11 ways to get out in Cricket? Check out some Interesting facts.

Let’s admit it, every batter do not like to get out in cricket especially at the start of an inning. And every fielding team would love to take wickets in every form they come. Approximately 99% of dismissals are through the common-mode such as Catch, Leg Before Wicket, Bowled, Run-out and Stumping combined together.

    In the age of innovation and technology, on-field Umpires are assisted for confirming no-ball, run out, LBW, fair catch, stumping. The difference in one frame can decide the fate of the game. However, at the club level, Umpires must know laws well for smooth conduct.

Various ways to get out in Cricket are clearly stated with examples in the MCC Law of Cricket. So let’s take a look at them with some interesting facts and videos.

Table of Contents

BOWLED

The striker is out Bowled if his/her wicket is put down by a ball delivered by the bowler, even if it first touches the striker’s bat or any body part. If Umpire has declared delivery to be no ball then the batter shall remain not out.

When the ball delivered by the bowler hits the wicket and bails or wicket falls off, the striker shall be declared out. 

Interesting Fact:

If the ball hits the wickets and bails do not come off, the striker can not be declared out. 

Image Credit IPL

CAUGHT

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The striker will be called out in Cricket if the ball hit by the striker is directly caught by a fielder. The ball before being caught by the fielder should not come in contact with the ground and the fielder must be inside the boundary line and should be in control when completing the catch.

Interesting Fact:

Any runs taken before completion of the catch is not awarded to the batter.

If the fielder takes the catch and due to body momentum he/she throws back the ball in the field of play, the Striker shall not be judged Out.  Check out the following videos to understand the “Fair Catch” case.

LEG BEFORE WICKET (LBW)

MCC Law 36

One of the most interesting ways to get out in cricket that is solely dependent on the decision of the On-field Umpire in absence of the Third umpire and DRS. The Striker is out LBW if the ball hits any part of the person (not necessarily legs) and if Umpire considers that without interception would have hit the wickets.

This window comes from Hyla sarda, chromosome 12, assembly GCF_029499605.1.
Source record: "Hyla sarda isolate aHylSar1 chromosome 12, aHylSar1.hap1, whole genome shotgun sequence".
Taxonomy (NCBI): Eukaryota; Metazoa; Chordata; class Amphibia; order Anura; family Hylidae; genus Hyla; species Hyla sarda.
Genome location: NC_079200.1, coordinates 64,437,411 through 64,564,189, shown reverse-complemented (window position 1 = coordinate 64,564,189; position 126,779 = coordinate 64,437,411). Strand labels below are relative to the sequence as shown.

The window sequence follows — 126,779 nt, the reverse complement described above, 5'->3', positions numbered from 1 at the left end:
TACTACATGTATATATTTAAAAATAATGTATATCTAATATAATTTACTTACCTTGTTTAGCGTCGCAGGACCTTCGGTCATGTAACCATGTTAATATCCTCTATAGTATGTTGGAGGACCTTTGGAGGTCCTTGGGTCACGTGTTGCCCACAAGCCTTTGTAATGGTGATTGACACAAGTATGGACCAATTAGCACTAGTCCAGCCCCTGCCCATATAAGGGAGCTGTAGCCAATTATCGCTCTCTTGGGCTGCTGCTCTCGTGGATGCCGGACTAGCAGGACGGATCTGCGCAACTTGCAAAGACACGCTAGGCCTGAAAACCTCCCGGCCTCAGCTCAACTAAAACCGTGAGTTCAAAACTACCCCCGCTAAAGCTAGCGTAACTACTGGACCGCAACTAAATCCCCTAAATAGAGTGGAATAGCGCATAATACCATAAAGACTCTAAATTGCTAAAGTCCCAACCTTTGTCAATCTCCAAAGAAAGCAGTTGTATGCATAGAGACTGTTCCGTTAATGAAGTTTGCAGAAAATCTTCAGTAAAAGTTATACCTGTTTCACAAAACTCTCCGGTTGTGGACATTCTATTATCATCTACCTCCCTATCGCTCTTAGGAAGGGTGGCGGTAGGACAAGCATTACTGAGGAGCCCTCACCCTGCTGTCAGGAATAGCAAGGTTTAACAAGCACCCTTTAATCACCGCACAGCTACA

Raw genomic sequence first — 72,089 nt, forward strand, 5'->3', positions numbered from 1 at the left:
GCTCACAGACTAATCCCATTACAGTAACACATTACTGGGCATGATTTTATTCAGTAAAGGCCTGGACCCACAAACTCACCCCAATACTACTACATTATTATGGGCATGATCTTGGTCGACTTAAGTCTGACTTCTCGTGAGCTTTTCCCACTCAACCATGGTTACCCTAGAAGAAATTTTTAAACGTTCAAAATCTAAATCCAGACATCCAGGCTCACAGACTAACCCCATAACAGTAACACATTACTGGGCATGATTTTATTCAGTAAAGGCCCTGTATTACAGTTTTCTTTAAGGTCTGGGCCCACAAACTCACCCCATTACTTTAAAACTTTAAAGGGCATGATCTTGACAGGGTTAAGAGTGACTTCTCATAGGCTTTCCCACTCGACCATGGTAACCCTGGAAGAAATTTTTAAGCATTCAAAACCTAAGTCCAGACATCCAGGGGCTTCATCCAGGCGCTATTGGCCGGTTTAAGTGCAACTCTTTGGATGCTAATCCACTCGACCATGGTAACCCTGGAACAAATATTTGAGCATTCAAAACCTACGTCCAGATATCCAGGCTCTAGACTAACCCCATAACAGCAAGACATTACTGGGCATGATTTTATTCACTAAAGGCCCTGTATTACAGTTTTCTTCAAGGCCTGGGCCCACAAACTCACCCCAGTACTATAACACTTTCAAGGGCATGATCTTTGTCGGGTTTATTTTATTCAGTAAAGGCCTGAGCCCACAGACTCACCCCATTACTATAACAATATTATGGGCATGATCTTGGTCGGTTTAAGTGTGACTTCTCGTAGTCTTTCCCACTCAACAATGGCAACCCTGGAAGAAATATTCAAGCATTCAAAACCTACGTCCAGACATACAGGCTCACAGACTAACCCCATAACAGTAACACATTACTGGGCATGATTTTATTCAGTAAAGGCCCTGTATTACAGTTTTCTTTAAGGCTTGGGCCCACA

Batters are never happy about it and most of them think they are outside of the line or the ball hit too high or there was an inside edge off the bat.

Interesting Fact

If the ball makes contact with the striker’s body and bat simultaneously, this shall be considered as the ball having first touched the bat.

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STUMPED

MCC Law 39:   The striker is out stumped when a Batter fails to enter the crease before the wicket-keeper after collecting the ball behind the wicket knocks the bails or wickets off.

This is is one of the most interesting sights to see a batter to get out in Cricket. The skills and strategy of Bowler and Wicketkeeper are on a display here. 

Interesting Fact 

 1. The wicket-keeper must allow the ball to pass the stumps before collecting it and whipping the bails off unless it has touched either the batsman or his bat first.

2. If the wicket-keeper collects the ball in front of the wicket which did not come in contact with the batter or the bat first then it shall be called no-ball by the Leg Umpire and the batter shall be judged not out. 

3. Batter can be stumped off wide delivery if the wicket-keeper collects the ball behind the wicket. 

RUN-OUT

Play Video

MCC Law 38 states that a batter shall be judged run out when he/she fails to enter the crease before the ball hits the stumps or bails. 

Bails must be dislodged from the wicket before the batter enters the crease to  

Another form of run-out type that got more prominence in recent years is the MANAKDING. As batters are trying to get an unfair advance by leaving the crease by few steps to take singles or convert  1 in 2  runs, bowlers are not giving any leniency to non-striker.

Interesting fact 

The run-in progress when the wicket is put down shall not be scored, but any runs completed by the batsmen shall stand.